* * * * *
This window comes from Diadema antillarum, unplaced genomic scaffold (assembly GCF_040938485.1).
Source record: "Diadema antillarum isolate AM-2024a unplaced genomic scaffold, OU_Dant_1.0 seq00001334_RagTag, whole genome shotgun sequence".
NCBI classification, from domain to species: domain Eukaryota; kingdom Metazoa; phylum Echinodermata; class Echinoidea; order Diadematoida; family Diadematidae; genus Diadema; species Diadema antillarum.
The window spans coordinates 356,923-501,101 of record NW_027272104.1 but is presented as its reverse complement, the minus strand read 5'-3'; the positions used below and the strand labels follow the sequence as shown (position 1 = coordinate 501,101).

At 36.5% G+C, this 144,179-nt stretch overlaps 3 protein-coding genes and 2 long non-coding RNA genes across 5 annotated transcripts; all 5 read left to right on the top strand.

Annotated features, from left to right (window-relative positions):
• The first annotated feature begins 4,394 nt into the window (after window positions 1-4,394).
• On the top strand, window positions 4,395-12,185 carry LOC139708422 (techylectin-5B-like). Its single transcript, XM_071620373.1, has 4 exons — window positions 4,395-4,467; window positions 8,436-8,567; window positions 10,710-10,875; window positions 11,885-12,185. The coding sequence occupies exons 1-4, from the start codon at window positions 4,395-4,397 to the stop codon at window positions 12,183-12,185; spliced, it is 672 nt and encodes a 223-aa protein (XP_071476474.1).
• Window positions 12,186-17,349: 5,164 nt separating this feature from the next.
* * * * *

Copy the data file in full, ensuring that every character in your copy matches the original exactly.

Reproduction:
This window comes from Diadema antillarum, unplaced genomic scaffold (assembly GCF_040938485.1).
Source record: "Diadema antillarum isolate AM-2024a unplaced genomic scaffold, OU_Dant_1.0 seq00001334_RagTag, whole genome shotgun sequence".
NCBI classification, from domain to species: domain Eukaryota; kingdom Metazoa; phylum Echinodermata; class Echinoidea; order Diadematoida; family Diadematidae; genus Diadema; species Diadema antillarum.
The window spans coordinates 356,923-501,101 of record NW_027272104.1 but is presented as its reverse complement, the minus strand read 5'-3'; the positions used below and the strand labels follow the sequence as shown (position 1 = coordinate 501,101).

At 36.5% G+C, this 144,179-nt stretch overlaps 3 protein-coding genes and 2 long non-coding RNA genes across 5 annotated transcripts; all 5 read left to right on the top strand.

Annotated features, from left to right (window-relative positions):
• The first annotated feature begins 4,394 nt into the window (after window positions 1-4,394).
• On the top strand, window positions 4,395-12,185 carry LOC139708422 (techylectin-5B-like). Its single transcript, XM_071620373.1, has 4 exons — window positions 4,395-4,467; window positions 8,436-8,567; window positions 10,710-10,875; window positions 11,885-12,185. The coding sequence occupies exons 1-4, from the start codon at window positions 4,395-4,397 to the stop codon at window positions 12,183-12,185; spliced, it is 672 nt and encodes a 223-aa protein (XP_071476474.1).
• Window positions 12,186-17,349: 5,164 nt separating this feature from the next.